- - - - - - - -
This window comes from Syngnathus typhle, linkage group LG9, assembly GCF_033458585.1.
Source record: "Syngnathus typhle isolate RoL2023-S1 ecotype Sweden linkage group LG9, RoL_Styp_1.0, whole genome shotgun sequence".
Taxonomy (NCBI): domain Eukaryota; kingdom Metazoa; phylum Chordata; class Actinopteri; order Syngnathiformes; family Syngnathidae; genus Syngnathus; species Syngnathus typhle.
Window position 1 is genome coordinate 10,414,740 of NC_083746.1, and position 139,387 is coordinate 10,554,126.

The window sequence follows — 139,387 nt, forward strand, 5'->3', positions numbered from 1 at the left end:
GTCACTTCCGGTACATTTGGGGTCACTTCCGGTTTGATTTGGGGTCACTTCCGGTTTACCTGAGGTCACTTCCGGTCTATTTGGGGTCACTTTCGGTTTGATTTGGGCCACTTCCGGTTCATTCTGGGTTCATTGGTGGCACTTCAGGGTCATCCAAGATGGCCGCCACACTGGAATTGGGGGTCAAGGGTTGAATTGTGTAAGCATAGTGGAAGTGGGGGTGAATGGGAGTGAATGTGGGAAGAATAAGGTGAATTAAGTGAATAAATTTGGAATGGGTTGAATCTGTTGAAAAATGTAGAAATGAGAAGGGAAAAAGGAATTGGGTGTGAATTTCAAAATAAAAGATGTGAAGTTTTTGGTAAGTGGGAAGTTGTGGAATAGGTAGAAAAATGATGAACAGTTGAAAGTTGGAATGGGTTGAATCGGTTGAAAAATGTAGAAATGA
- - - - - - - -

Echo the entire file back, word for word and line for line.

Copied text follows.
This window comes from Syngnathus typhle, linkage group LG9, assembly GCF_033458585.1.
Source record: "Syngnathus typhle isolate RoL2023-S1 ecotype Sweden linkage group LG9, RoL_Styp_1.0, whole genome shotgun sequence".
Taxonomy (NCBI): domain Eukaryota; kingdom Metazoa; phylum Chordata; class Actinopteri; order Syngnathiformes; family Syngnathidae; genus Syngnathus; species Syngnathus typhle.
Window position 1 is genome coordinate 10,414,740 of NC_083746.1, and position 139,387 is coordinate 10,554,126.

The window sequence follows — 139,387 nt, forward strand, 5'->3', positions numbered from 1 at the left end:
GTCACTTCCGGTACATTTGGGGTCACTTCCGGTTTGATTTGGGGTCACTTCCGGTTTACCTGAGGTCACTTCCGGTCTATTTGGGGTCACTTTCGGTTTGATTTGGGCCACTTCCGGTTCATTCTGGGTTCATTGGTGGCACTTCAGGGTCATCCAAGATGGCCGCCACACTGGAATTGGGGGTCAAGGGTTGAATTGTGTAAGCATAGTGGAAGTGGGGGTGAATGGGAGTGAATGTGGGAAGAATAAGGTGAATTAAGTGAATAAATTTGGAATGGGTTGAATCTGTTGAAAAATGTAGAAATGAGAAGGGAAAAAGGAATTGGGTGTGAATTTCAAAATAAAAGATGTGAAGTTTTTGGTAAGTGGGAAGTTGTGGAATAGGTAGAAAAATGATGAACAGTTGAAAGTTGGAATGGGTTGAATCGGTTGAAAAATGTAGAAATGA